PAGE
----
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Hospitals, medical schools, businesses, and even the National Institutes of Health are routinely violating a federal law requiring clinical trials to be reported to the public, a STAT investigation recently found. In response, we asked experts to offer their thoughts on why low rates of clinical trial reporting is a problem, and what can be done about it.

Christine Laine: registration has important shortcomings
Tim Errington:
Science works best when it is open
Karl Schwartz: Patients need accurate clinical trial information

By Christine Laine: The timely and transparent reporting of clinical trials is of utmost importance. It has been furthered by organizations such as the International Committee of Medical Journal Editors. For example, the Committee’s trial registration policy markedly increased the number of clinical trials with prospectively documented methods in a public registry. However, the STAT investigation’s laser focus on whether the results appeared in as an indicator of responsible trial reporting is troubling to me as a journal editor who oversees the peer review and publication of many clinical trials.


While the registration of results in is a baby step toward responsible trial reporting, it has important shortcomings. Anyone who examines the registry will quickly see that results reported in this manner are difficult to digest and are unlikely to be meaningfully useful to patients and physicians as they make real world clinical decisions. Further, the registry allows investigators to post results that have not been vetted by peer review. In my more than 15 years as a journal editor, I have never seen a clinical trial report published without requiring substantive changes in response to expert peer review. Thus, reporting clinical trial results in journals after peer review, and in a format that provides context, detailed methods, and explanation of trial strengths and limitations, may be the most transparent, responsible, and useful way to disseminate what we learn from trials.

The STAT investigation does not appear to have gathered information about whether the results of the trials it reviewed had been published in a peer reviewed venue. Of course, if a serious effort to publish trial results remains unsuccessful, trialists should register their results. Anyone attempting to use results that have not been published in a peer-reviewed journal in their clinical practice or research should recognize that inability to find a home in such a journal could signal serious problems with the design, conduct, or reporting of the trial.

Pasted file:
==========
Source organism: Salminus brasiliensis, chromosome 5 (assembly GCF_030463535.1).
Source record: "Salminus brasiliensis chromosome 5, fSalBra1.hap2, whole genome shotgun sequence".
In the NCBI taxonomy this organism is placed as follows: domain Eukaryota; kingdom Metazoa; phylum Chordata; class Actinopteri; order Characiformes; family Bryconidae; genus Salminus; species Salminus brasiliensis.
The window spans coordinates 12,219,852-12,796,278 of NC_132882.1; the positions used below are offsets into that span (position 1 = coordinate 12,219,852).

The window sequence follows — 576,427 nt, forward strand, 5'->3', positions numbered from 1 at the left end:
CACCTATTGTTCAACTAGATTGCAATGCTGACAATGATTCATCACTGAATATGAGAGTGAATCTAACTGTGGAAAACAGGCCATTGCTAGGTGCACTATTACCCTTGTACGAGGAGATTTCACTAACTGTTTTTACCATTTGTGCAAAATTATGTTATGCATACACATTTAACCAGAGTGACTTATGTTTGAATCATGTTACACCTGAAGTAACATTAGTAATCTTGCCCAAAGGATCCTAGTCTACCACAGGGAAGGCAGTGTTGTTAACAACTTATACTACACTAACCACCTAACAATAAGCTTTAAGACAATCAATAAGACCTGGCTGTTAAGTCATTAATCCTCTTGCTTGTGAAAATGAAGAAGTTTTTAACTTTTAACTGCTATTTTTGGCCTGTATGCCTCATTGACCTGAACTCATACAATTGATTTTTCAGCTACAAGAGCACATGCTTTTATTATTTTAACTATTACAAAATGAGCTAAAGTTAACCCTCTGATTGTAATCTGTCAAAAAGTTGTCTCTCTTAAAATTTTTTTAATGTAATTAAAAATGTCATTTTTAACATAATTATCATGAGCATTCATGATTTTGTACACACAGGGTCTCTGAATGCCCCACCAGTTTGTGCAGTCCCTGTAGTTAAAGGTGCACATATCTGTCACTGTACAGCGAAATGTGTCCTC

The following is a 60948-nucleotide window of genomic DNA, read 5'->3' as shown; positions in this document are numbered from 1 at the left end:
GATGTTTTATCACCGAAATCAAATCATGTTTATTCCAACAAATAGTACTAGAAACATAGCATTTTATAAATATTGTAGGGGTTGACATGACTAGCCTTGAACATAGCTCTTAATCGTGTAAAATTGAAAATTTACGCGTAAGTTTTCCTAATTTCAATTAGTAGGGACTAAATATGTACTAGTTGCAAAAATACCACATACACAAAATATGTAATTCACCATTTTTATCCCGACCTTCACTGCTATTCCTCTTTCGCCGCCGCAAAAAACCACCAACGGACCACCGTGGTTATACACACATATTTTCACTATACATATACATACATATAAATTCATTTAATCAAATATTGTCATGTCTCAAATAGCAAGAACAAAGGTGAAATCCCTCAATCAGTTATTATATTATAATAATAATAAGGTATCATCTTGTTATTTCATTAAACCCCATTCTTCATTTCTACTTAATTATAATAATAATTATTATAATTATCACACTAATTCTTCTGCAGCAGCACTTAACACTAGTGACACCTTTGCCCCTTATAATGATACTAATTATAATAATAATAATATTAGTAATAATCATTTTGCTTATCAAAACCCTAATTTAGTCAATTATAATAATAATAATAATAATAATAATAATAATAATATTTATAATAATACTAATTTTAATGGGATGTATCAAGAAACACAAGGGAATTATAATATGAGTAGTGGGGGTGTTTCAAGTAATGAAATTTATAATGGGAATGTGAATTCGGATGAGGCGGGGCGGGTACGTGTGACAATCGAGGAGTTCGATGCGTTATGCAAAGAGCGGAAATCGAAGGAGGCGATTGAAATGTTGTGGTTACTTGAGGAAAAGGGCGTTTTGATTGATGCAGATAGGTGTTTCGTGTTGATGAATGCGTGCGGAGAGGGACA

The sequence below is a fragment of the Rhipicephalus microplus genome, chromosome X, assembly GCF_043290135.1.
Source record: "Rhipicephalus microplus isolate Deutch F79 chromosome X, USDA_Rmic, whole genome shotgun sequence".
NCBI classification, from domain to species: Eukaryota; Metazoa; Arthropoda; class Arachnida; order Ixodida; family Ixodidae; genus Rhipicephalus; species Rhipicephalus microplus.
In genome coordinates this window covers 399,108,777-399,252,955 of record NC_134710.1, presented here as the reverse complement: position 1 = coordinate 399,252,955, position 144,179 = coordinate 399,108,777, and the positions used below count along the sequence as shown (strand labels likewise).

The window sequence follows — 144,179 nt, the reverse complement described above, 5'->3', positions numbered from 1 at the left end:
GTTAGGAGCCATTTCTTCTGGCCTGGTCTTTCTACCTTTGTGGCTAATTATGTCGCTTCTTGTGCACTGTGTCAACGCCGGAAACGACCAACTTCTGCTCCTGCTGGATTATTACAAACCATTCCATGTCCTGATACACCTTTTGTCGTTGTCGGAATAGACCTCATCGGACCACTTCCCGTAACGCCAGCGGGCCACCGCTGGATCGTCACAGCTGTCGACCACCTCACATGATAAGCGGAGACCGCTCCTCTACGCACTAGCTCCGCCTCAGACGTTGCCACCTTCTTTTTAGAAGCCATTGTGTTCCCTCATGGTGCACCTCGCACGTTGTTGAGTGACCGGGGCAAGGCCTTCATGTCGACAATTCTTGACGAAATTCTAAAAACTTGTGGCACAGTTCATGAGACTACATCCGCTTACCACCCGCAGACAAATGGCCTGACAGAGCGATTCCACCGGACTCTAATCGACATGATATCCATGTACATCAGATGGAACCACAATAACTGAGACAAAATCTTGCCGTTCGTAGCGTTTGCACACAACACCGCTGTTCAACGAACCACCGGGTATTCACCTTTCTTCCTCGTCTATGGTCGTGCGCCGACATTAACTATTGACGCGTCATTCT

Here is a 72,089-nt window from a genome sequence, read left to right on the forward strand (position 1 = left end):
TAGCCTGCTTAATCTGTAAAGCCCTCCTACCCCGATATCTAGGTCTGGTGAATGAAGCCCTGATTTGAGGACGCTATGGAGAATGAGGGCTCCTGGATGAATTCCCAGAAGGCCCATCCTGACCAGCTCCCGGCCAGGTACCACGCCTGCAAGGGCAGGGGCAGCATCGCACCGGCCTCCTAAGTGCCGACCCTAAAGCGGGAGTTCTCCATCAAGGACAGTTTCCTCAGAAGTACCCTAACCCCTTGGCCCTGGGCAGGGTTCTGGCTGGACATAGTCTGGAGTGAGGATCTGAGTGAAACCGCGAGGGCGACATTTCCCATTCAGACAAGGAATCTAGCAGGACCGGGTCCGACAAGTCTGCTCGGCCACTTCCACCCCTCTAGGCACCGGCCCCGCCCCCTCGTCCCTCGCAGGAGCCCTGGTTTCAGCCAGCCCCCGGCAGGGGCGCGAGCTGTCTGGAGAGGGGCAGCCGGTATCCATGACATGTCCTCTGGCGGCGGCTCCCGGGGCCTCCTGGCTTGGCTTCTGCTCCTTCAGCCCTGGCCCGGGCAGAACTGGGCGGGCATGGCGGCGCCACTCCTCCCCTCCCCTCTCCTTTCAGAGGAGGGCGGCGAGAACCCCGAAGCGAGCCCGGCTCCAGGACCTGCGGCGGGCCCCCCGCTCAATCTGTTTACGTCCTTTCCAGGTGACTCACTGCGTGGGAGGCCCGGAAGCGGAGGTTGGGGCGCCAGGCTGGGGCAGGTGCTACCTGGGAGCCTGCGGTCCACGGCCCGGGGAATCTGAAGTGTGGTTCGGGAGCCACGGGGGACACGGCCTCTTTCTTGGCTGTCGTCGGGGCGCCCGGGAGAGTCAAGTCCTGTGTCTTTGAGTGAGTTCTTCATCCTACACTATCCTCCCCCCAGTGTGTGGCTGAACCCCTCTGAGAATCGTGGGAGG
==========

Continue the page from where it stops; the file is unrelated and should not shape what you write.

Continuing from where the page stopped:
The world is quickly moving beyond registration of trial methods and results. There is a movement to require that clinical trialists share de-identified, patient-level data with others who wish to use these data in their own work. Such sharing holds great potential to advance science in a more efficient manner than ever before and will make registration of results passé.

Christine Laine, MD, is editor in chief of Annals of Internal Medicine and senior vice president of the American College of Physicians.

By Tim Errington: Science works best when it is done in the most open way possible. Unfortunately, open science is something we mostly talk about today instead of something we practice.

Failure to accurately, completely, and quickly report the results of clinical trials, as well as unexpected findings and harmful side effects, poses hazards for researchers, clinicians, and patients. Not reporting this information leaves gaps that make it difficult to fully determine the effectiveness of a treatment or to understand the risks of trying a new medication.